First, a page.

Author Guidelines


Submission of a manuscript for publication in Human Biology and Public Health implies that this work has not been and will not be published elsewhere in this form and length, except as a brief abstract in the proceedings of a scientific meeting or a symposium.
All submissions will undergo a first sighting by one of the editors, and when considered suitable, be subject to blind peer-review. Publication fee of a manuscript is € 475.00.

Manuscripts should be submitted in separate files: the text file (main text including tables) is accepted in OpenOffice, Microsoft Word (preferrably *.docx), or RTF document file format; graphs (numerical representation of data) should preferrably be uploaded in pdf format; images are accepted in svg, jpg, eps, and png file format; supplementary information (if needed), in OpenOffice, Microsoft Word (preferrably *.docx), or RTF document file format; large tables (tables that do not fit into usual portrait format) may be submitted as supplementary material in csv or excel format. Text should be single line spaced, use a 12-point font; employ italics, rather than underlining (except with URL addresses). Please activate line numbering. Manuscripts must be written in English.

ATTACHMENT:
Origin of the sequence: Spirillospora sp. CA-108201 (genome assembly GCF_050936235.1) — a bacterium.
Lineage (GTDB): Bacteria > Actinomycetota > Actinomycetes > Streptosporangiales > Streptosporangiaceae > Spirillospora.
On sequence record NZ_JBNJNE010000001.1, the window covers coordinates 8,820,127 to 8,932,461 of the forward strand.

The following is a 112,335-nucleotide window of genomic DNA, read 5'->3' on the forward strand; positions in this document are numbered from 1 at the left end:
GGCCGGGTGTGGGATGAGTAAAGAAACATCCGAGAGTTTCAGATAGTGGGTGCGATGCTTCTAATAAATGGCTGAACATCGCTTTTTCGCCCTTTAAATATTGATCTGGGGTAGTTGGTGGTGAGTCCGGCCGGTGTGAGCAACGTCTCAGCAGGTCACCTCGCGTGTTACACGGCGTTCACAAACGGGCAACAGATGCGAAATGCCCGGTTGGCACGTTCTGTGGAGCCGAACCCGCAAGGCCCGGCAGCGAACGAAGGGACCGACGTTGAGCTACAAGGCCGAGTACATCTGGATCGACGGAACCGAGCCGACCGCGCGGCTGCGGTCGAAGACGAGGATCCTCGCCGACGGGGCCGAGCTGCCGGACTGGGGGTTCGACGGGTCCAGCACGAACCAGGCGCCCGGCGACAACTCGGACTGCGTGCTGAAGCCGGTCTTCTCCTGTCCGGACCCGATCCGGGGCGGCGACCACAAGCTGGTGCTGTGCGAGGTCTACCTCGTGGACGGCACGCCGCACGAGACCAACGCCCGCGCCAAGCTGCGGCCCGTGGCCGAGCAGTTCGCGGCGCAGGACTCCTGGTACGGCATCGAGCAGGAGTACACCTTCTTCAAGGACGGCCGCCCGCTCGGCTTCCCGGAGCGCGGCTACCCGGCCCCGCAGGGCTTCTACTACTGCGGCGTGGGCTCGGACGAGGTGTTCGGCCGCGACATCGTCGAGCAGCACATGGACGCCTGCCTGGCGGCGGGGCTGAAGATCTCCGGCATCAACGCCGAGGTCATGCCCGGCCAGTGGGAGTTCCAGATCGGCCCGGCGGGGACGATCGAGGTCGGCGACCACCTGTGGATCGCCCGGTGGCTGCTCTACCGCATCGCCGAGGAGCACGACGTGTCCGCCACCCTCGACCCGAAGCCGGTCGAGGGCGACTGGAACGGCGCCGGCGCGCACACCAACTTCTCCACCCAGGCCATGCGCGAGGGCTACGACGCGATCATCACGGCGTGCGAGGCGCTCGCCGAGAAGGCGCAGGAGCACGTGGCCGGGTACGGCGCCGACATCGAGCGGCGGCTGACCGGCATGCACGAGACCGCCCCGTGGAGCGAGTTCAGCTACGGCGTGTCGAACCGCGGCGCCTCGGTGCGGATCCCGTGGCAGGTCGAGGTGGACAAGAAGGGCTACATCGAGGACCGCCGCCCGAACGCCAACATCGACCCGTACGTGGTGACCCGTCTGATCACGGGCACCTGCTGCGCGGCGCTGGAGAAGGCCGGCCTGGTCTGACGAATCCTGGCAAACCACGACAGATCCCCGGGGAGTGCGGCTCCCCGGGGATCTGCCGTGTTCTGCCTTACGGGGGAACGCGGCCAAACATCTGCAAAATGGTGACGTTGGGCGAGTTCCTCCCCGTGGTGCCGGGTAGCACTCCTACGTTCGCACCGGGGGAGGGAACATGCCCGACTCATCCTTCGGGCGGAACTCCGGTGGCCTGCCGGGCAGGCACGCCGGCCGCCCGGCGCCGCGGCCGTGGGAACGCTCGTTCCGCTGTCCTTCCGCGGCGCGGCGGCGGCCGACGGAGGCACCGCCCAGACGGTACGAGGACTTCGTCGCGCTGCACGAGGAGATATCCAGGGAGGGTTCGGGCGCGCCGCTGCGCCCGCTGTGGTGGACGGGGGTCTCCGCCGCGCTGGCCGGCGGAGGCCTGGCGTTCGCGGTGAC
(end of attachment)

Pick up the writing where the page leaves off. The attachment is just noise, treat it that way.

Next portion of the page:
All manuscripts will appear online and open access.

When you register for submitting your manuscript, make sure that the submission system recognizes you as "author". In case you are already registered e.g. solely as "reviewer", you need to update your profile. Click "view profile", thereafter click "roles", and then confirm your role as "author".


All authors must have made substantial contributions to conception and design, or acquisition of data, or analysis and interpretation of data. Authors must have revised the manuscript critically for important intellectual content; and given final approval of the version to be published.

The text file of the manuscript

The text file of the manuscript should be presented in the following order:

Title page including
an informative title,
a running title (less than 50 characters),
the full name of the author/s and each author’s institutionally affiliation, ORCID
the postal address and email address of the corresponding author,
number of Figures

The abstract should not exceed 250 words and contain the major keywords summarizing the article. Except for Short Notes the abstract should be structured including
Objectives: A statement of the goal(s) of the research.
Sample and Methods: A brief description of the study design, subjects, data collection, and statistical or other analysis methods used.
Results: A brief description of the principal findings.
Conclusions: A brief statement of the conclusions drawn relative to the objectives of the study.

Up to five keywords are needed

Take home message for students
A short and comprehensible take home message of less than 50 words